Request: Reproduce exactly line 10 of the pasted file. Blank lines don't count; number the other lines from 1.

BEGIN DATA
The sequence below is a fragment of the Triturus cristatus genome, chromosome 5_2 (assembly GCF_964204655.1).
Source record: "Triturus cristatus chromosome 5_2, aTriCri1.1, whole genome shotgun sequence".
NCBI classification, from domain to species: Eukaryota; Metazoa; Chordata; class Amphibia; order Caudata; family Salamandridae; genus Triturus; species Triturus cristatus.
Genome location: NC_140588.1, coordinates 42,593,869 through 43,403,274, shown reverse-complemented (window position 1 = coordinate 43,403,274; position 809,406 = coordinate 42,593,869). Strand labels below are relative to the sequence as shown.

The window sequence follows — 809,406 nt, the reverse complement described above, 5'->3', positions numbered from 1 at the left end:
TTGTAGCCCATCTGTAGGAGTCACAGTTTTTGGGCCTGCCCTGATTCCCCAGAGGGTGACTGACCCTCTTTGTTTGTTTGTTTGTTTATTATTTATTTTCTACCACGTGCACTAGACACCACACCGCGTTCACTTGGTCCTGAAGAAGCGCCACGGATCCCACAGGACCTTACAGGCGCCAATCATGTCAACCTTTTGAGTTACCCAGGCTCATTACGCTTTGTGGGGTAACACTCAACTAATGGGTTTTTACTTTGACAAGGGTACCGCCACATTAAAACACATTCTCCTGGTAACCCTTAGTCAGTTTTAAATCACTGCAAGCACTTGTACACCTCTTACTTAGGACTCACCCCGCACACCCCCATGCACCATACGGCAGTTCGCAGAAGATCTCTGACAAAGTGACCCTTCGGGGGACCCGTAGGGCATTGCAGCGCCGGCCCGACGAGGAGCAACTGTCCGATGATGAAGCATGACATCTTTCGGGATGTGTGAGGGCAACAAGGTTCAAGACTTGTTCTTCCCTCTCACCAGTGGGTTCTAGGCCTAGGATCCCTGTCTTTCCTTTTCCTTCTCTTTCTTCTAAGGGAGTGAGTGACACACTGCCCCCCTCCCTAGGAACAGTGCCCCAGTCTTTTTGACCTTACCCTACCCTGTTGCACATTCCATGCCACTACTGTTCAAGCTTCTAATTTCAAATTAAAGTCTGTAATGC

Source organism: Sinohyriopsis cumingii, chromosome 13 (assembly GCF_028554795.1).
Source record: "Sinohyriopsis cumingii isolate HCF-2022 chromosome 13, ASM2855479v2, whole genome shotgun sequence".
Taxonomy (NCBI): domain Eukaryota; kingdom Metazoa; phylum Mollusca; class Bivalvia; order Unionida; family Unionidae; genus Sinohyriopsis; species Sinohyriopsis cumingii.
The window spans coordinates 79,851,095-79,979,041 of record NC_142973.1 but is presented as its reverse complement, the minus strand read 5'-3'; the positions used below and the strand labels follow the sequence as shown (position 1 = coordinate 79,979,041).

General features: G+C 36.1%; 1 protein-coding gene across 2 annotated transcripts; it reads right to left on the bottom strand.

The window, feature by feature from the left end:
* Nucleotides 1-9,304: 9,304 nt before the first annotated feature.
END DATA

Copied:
The window spans coordinates 79,851,095-79,979,041 of record NC_142973.1 but is presented as its reverse complement, the minus strand read 5'-3'; the positions used below and the strand labels follow the sequence as shown (position 1 = coordinate 79,979,041).